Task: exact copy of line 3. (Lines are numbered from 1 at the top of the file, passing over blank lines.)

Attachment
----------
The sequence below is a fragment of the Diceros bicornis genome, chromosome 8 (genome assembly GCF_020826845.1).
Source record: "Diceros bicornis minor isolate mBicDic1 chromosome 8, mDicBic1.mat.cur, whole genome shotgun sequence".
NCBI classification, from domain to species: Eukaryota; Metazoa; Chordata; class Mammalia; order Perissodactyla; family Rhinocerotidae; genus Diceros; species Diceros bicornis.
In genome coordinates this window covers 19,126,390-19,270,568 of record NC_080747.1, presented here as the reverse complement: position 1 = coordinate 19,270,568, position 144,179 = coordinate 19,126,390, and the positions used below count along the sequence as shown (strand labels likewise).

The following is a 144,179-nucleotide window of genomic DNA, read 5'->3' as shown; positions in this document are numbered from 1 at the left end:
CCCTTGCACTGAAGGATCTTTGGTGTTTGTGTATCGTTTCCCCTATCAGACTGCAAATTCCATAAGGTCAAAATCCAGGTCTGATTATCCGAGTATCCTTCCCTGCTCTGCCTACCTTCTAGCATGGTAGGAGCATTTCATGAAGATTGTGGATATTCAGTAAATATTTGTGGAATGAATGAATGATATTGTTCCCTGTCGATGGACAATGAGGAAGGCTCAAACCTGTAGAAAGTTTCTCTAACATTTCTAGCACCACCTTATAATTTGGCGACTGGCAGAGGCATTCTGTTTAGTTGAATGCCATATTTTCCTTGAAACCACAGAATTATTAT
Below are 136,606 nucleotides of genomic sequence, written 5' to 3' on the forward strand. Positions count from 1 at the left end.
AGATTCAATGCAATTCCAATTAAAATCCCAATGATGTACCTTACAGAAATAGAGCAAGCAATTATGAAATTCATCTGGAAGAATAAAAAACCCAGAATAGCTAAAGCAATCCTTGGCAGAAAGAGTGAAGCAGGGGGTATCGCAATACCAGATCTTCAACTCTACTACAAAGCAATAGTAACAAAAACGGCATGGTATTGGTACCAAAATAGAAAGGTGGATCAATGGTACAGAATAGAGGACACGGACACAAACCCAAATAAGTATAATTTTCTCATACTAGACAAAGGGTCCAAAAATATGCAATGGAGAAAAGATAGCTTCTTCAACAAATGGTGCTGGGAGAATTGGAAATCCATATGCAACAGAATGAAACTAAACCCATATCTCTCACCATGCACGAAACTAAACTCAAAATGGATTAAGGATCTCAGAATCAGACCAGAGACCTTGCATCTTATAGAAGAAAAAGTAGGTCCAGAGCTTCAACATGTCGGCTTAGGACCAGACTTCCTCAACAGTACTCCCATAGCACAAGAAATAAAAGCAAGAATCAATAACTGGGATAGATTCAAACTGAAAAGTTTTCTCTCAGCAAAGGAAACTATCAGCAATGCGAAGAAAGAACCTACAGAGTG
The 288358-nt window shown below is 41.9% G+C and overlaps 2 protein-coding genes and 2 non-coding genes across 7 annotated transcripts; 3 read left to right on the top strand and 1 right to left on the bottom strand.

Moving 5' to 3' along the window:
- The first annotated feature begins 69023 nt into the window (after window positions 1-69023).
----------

NCBI classification, from domain to species: Eukaryota; Metazoa; Chordata; class Mammalia; order Perissodactyla; family Rhinocerotidae; genus Diceros; species Diceros bicornis.